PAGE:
I kept sighing over how sublime the cherry blossoms were in that 560m lane, though. It was only 560m, but I lingered along the lane for about two hours. 

The day I was at the lane was sort of gloomy, and it drizzled from time to time (hence all the umbrellas in the picture). It was windy too, which shook the blossoms around from their branches. They danced at my feet before settling down, waiting for the wind to pick them again.

Here's an overload of cherry blossom photos I took that day from the sakura lane. Check out all the varieties and colours!

I... finally understand why the Japanese love their cherry blossoms so much, and will move out in droves to appreciate their beauty when they are all around. A cherry blossom tree on its own is a pretty sight to behold, but when you are surrounded by rows and rows of cherry trees that are blooming...

Magnificent is the only word to describe it.

I stood underneath one of those trees with hanging branches, hidden from the crowd as they passed by. At one point, I was the only one under the tree, surrounded by cherry blossoms hanging in front of me. It was blissful. I want one in my fictional lawn, with a rocking chair underneath said tree. I will read a book under its shade, and still look up to see beauty.

Maybe the beauty of cherry blossoms is that it is so fleeting. It blossoms for a few days, and then it dies off before it comes back the next year. We appreciate its fragility and beauty, but also its resilience in coming back, blooming even more captivating than ever.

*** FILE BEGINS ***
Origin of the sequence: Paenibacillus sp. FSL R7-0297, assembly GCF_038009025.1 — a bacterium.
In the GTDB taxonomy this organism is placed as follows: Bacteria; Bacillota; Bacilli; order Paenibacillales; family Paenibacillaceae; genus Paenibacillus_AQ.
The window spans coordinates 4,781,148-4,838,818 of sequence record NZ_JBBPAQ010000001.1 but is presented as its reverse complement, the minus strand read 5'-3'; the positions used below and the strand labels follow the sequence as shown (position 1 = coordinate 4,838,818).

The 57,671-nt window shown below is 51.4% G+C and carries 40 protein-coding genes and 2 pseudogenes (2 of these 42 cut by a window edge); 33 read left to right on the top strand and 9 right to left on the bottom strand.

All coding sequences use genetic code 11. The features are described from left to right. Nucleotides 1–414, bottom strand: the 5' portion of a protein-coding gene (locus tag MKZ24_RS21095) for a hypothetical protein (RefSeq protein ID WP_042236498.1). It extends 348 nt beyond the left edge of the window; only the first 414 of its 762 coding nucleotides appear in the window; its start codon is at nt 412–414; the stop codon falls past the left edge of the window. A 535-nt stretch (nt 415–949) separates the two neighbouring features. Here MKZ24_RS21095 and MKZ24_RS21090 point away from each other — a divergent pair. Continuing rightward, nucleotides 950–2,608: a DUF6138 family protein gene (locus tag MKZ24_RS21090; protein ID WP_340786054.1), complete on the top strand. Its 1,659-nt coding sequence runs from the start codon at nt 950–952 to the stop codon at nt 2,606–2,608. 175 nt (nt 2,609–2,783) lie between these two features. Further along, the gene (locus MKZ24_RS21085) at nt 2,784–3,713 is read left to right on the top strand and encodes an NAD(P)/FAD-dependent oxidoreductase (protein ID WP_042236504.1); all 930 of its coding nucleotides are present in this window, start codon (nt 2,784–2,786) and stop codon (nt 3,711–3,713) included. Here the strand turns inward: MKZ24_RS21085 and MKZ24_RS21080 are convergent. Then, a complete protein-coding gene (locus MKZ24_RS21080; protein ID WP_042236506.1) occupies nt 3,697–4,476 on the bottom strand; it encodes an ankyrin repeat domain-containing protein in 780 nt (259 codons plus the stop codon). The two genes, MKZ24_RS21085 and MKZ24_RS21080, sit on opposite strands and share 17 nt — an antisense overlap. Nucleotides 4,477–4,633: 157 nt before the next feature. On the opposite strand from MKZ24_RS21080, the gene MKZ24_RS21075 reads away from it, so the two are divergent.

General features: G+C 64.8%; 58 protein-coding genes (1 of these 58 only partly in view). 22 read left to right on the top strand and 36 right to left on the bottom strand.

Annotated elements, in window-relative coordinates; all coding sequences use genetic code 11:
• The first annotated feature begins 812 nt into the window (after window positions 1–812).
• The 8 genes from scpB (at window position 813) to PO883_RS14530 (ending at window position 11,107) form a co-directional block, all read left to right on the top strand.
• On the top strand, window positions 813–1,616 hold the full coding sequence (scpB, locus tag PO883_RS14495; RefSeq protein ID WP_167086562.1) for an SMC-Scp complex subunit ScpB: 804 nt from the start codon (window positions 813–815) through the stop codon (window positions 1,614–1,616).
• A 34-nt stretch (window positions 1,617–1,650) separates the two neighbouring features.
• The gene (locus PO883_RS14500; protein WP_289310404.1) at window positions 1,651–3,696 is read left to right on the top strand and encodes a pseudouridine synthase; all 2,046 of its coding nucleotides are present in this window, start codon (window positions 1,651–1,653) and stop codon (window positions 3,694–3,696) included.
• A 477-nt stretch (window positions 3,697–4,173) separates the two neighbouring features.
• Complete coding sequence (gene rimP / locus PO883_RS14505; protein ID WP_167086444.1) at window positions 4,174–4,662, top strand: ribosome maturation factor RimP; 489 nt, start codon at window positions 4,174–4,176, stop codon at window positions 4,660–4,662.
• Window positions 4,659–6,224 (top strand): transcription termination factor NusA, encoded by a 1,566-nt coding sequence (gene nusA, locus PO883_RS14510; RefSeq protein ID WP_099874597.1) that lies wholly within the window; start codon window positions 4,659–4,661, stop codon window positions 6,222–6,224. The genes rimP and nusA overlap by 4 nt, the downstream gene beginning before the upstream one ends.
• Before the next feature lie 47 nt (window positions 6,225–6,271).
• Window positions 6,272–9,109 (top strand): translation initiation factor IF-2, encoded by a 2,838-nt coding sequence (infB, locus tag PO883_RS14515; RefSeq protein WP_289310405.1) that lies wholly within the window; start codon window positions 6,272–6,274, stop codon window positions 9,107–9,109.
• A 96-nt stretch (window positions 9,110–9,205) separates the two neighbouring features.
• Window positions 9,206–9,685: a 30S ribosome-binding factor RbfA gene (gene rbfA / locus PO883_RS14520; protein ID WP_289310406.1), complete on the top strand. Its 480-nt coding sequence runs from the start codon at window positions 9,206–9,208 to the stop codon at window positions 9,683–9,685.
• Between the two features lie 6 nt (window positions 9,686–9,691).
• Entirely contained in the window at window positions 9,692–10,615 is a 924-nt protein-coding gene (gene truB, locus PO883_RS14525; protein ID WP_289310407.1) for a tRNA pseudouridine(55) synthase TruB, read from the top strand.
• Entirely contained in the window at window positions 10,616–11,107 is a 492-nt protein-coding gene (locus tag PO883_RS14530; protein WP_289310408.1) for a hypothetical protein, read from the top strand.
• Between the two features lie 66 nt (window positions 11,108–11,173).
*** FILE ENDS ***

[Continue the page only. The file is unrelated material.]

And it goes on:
I went to the sakura lane at 10ish in the morning, and left at noon. This tree was at the end of the lane, located near the Osaka Mint Bureau building. My experience at the lane made me feel serene, despite the crowds of people there. It was a manageable crowd, and nobody stabbed me with their umbrella, which I count as a successful outing.

A blossom I picked from the ground. It had a bit of dirt from the ground on it, but no less beautiful. Such a short lifespan for something so exquisite... but perhaps that is what makes it beloved.

I am thankful I finally got to see cherry blossoms in Japan.

Unsurprisingly, it has now blossomed a wish in my heart - that I get to see all the hot spots of cherry blossoms- viewing in Japan in the years to come. There's still hanami to do, and also night-time cherry blossom-viewing.

I hope my wishes come true, just like this one has.